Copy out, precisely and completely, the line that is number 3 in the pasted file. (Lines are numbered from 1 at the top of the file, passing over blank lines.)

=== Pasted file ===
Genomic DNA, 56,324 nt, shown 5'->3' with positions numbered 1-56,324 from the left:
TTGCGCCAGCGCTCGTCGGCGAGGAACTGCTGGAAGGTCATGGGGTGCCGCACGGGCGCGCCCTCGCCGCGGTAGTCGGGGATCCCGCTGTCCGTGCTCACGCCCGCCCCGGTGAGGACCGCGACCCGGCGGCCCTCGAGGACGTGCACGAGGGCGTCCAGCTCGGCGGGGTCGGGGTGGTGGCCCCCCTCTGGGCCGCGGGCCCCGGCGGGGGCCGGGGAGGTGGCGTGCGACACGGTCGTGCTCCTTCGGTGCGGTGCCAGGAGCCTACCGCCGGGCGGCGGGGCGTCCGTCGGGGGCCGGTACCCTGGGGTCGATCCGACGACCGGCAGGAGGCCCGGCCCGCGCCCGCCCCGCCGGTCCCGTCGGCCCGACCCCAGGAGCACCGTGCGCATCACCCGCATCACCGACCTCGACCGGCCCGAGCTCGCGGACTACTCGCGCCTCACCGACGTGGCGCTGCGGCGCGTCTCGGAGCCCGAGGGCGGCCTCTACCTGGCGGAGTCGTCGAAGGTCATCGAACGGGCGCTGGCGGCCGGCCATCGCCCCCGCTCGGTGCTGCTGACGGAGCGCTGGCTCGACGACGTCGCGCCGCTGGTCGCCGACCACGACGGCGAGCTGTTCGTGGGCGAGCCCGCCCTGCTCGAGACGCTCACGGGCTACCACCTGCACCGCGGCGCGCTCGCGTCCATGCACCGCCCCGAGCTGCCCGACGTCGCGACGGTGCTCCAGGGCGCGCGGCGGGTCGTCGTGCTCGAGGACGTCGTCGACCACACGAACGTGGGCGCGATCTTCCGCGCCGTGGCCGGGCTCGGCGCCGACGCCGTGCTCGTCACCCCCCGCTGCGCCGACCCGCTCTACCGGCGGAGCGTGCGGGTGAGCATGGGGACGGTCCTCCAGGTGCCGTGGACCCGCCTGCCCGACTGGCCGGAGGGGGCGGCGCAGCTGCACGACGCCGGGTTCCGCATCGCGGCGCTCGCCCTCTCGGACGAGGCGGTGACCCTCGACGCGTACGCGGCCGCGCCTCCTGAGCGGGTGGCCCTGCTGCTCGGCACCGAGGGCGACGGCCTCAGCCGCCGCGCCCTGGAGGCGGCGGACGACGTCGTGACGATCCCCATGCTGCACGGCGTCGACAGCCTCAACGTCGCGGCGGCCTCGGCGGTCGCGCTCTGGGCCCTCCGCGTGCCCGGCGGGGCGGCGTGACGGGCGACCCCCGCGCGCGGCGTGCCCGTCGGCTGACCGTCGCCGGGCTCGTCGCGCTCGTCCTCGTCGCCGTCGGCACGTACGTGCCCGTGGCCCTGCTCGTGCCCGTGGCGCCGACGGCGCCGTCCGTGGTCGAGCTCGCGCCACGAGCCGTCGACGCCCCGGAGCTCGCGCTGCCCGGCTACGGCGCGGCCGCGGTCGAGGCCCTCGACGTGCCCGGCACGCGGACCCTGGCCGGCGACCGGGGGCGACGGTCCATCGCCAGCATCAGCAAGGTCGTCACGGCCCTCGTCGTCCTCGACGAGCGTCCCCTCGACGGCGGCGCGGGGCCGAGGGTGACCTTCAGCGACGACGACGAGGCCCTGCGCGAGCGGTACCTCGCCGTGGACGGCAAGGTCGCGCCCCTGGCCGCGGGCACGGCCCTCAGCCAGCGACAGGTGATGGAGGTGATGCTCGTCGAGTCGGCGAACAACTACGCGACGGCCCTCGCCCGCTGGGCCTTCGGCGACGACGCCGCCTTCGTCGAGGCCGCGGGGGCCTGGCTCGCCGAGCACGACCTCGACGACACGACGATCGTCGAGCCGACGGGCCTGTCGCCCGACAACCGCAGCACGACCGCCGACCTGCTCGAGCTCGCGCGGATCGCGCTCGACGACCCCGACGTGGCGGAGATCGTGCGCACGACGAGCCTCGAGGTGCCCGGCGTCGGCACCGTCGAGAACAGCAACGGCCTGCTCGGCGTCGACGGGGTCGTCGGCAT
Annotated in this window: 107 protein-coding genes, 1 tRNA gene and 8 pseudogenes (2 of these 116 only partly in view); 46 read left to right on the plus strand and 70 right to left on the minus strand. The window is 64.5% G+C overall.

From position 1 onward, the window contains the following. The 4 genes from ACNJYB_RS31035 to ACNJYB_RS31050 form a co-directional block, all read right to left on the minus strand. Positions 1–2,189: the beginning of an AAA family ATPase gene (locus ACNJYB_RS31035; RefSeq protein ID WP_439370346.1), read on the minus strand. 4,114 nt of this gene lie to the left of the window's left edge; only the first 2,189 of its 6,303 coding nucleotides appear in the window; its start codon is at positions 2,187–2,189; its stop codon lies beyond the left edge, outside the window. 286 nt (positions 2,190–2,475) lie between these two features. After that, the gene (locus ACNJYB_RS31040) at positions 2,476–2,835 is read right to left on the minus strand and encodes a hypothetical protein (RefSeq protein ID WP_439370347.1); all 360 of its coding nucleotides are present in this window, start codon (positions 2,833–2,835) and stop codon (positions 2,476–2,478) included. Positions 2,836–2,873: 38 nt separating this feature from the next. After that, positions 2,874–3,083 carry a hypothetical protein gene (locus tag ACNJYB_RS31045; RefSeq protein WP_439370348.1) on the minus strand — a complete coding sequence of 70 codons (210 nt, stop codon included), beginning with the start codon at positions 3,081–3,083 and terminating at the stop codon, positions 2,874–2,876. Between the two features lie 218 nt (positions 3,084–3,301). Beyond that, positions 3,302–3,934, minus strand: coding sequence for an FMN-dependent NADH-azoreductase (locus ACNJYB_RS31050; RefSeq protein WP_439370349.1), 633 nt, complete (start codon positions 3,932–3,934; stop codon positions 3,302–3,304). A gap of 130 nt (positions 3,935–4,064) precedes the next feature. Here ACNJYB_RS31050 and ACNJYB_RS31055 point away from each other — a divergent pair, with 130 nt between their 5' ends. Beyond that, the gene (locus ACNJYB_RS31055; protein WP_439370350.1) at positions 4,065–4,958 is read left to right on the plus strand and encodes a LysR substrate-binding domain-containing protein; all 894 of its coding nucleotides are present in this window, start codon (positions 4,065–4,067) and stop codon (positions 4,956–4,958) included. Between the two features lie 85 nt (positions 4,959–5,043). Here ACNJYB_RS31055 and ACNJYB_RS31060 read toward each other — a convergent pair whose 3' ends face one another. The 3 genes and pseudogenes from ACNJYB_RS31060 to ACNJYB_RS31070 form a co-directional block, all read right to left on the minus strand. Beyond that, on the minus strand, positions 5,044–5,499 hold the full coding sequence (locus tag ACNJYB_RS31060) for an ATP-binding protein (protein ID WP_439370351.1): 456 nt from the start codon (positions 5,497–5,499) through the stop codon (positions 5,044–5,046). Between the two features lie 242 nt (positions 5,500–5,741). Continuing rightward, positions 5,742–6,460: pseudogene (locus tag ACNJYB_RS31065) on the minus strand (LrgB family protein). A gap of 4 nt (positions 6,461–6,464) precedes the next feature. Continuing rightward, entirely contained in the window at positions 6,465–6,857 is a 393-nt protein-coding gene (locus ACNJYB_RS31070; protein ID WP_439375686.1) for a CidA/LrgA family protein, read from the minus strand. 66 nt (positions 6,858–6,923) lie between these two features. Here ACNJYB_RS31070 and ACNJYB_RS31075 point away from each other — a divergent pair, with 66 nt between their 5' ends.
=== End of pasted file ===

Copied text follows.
Annotated in this window: 107 protein-coding genes, 1 tRNA gene and 8 pseudogenes (2 of these 116 only partly in view); 46 read left to right on the plus strand and 70 right to left on the minus strand. The window is 64.5% G+C overall.